Japanese Ancient Romances


1. Chiisakobe-no Sugaru: tale of catching the thunder (from Nihon Ryôi-ki, Edited in the 8th Century)

2. A legend of Princess Chûjô (from Otogi Zôshi, edited in the 17th century)

3. A man who married a vixen (dans Nihon Ryôi-ki)

Chiisakobe-no Sugaru: tale of catching the thunder

Translated by Niji Fuyuno

This is a story in the time of the Emperor Yûryaku: 5th century of Japan.
At that time, Nara was the capital of Japan. Sugaru was a man who served in the Emperor's court.
The Emperor loved his wife very much. One day, he was caressing tenderly his queen in the bed. Suddenly, Sugaru rashly and carelessly entered the Emperor's room. The Emperor was in a flurry, embarrassed, and in a sometime he got a little bit angry to Sugaru.
All at once, a big peal of thunder exploded. The Emperor had a mind slightly spiteful toward Sugaru. He said to Sugaru to cover his embarrassment and bad humor, "Sugaru, you, can you..., can you catch and bring the thunder?"
Sugaru answered, "Yes, my lord, I will bring the thunder here."
The Emperor ordered him, "Good! Go and catch him!"
Sugaru departed from the palace. He went on horseback. He tied round a red band firmly around his head holding tightly a small red flag in his hand. Sugaru was passing through several small villages, and at last, he reached one village named Karu-no Morokoshi. Sugaru shouted with a big voice to the thunder.
"Listen! Listen to me, the thunder in the sky. My lord Emperor calls you!" Sugaru raised a loud cry again as running the horse on. "Even if you are the God of thunder, you don't refuse the Emperor's order, do you?"
After a while, Sugaru found the thunder fallen on the earth. In a hurry, he called one priest and he put this thunder on a palanquin. The thunder was transported in front of the Emperor Yûryaku. Sugaru said in triumph, "My lord, look! Look at him! I've brought him here!"
And just then, the thunder put himself in flamboyant brilliancy. The Emperor had a big terror seeing its strong light. So he offered many many gifts to the thunder and took him back to the place where he fell. Now we call this place "Ikazuchi-no Oka (the Hill of Thunder)": located in a hamlet Asuka of Nara prefecture.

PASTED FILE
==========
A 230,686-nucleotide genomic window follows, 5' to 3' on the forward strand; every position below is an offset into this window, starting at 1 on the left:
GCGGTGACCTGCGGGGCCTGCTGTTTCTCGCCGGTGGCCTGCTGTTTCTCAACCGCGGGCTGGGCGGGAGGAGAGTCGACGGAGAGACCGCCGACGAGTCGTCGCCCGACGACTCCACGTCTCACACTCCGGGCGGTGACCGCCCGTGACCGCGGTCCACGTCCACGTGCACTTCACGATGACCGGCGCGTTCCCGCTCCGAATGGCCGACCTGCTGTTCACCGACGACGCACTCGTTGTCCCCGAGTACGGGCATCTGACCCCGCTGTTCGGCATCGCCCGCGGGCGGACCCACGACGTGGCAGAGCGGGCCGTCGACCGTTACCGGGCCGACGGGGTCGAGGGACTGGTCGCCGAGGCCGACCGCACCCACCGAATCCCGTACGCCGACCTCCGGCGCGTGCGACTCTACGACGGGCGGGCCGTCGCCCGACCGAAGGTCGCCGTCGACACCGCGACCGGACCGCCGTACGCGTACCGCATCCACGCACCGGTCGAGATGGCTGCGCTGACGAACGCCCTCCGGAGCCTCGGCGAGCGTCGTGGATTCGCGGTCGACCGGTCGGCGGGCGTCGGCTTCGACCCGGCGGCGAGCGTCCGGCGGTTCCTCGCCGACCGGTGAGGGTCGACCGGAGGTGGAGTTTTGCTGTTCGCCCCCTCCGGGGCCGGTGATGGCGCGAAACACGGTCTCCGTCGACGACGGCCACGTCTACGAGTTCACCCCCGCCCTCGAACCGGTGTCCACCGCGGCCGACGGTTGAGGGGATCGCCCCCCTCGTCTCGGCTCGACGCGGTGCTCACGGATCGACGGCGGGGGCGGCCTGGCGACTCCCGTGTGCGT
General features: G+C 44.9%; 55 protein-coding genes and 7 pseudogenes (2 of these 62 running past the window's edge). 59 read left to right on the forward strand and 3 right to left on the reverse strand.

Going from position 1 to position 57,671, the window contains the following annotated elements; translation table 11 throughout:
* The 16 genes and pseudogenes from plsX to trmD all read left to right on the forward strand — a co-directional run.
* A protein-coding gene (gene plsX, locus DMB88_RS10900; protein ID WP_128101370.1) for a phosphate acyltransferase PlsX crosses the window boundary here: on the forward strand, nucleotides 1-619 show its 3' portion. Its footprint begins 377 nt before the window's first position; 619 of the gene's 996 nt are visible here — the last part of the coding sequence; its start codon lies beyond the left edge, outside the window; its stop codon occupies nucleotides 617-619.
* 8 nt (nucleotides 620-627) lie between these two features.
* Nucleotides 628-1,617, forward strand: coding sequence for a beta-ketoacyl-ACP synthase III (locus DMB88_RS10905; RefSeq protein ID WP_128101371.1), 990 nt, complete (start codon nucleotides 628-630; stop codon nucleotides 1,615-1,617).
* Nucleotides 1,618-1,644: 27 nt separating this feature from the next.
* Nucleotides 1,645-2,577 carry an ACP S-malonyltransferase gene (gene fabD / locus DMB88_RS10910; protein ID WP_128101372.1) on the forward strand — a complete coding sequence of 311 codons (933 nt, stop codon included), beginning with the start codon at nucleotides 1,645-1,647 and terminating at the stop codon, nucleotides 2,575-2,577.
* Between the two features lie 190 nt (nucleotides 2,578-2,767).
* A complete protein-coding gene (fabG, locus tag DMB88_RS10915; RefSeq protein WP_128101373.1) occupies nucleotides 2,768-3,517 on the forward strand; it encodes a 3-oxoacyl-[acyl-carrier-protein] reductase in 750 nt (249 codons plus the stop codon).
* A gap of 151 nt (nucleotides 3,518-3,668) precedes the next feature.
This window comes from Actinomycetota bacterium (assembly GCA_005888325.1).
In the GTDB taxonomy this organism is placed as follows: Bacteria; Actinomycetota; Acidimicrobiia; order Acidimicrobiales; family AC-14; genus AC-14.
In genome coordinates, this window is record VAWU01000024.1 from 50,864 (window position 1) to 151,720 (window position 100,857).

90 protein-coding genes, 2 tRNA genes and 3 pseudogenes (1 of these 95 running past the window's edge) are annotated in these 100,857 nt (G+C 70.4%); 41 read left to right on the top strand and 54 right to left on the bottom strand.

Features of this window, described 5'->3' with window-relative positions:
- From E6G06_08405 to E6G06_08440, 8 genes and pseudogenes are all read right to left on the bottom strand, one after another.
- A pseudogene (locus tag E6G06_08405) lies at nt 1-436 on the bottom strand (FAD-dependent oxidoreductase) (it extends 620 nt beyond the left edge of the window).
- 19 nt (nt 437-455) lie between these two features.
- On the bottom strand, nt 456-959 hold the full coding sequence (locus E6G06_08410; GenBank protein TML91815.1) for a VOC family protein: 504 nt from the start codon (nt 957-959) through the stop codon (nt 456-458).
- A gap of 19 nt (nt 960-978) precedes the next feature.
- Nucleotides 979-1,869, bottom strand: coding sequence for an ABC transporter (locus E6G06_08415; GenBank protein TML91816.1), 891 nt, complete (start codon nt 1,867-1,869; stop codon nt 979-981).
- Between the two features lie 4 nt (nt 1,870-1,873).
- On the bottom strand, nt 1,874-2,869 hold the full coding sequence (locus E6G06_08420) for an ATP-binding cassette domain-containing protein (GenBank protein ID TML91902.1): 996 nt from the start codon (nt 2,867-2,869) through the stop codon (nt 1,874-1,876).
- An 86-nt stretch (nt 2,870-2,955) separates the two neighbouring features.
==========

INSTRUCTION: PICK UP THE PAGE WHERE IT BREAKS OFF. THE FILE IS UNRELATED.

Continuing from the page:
After several years, Sugaru was dead. The Emperor Yûryaku regretted and lamented for his death. He ordered his servants to expose his corpse during 7 days. The Emperor let them make Sugaru's tomb where the thunder fell and wrote on it some words to give praise for Sugaru's honesty. And he added some more words: "The tomb of Sugaru who caught the thunder."
In the sky, the thunder found this tomb on the earth, and read these words. He burned with great anger because of some words on the tomb. His grudge and rage were so violent that he fell again with big peal on the earth. The thunder tried to trample to pieces the tomb of Sugaru. But his body was caught in a crevasse in the split tomb. The thunder was arrested one more time!!
The Emperor accepted this incident, and then ordered his servants to pull up his body from the crevasse. He was saved. For seven days, the thunder stayed absent-mindedly on the surface of the earth.
The Emperor gave orders to his servants for the reconstruction of the tomb of Sugaru. They engraved some words written by the Emperor: "The tomb of Sugaru who caught the thunder, not only when he was alive but also after he died."
Such being the case, this legend became historical source of the hill of Asuka in Nara prefecture. This hill was given the name "Ikazuchi-no Oka" (the Hill of Thunder).


The legend "Chiisakobe-no Sugaru" is one of the parts of "Nihon Ryôi-ki"

Nihon Ryôi-ki:
Ancient fantastic tales of Japan.
A man who served the Emperor Yûryaku. His profession was praying to the Gods, holding ceremonies, and attending altars.
Ancient Japanese word that means "thunder."

"Nihon Ryôi-ki" is the oldest collections of romances and legends between the 5th and the 8th centuries of Japan. The priest Kyôkai composed it, in trilogy style.
"Chiisakobe-no Sugaru" is the first story in the pages of "Nihon Ryôi-ki."
The composition and the subjects of Nihon Ryôi-ki are not mature enough, but inside, it has an abundance of buds. I say that the story of "Chiisakobe-no Sugaru" reached me vividly with its supple wit in spite of its unskillful description and infantile crudeness.
Several centuries later, "Nihon Ryôi-ki" gave its rich spirit to "Konjaku Monogatari", "Ugetsu Monogatari", and also to the new forms of drama: "Nô" and "Kyogen".

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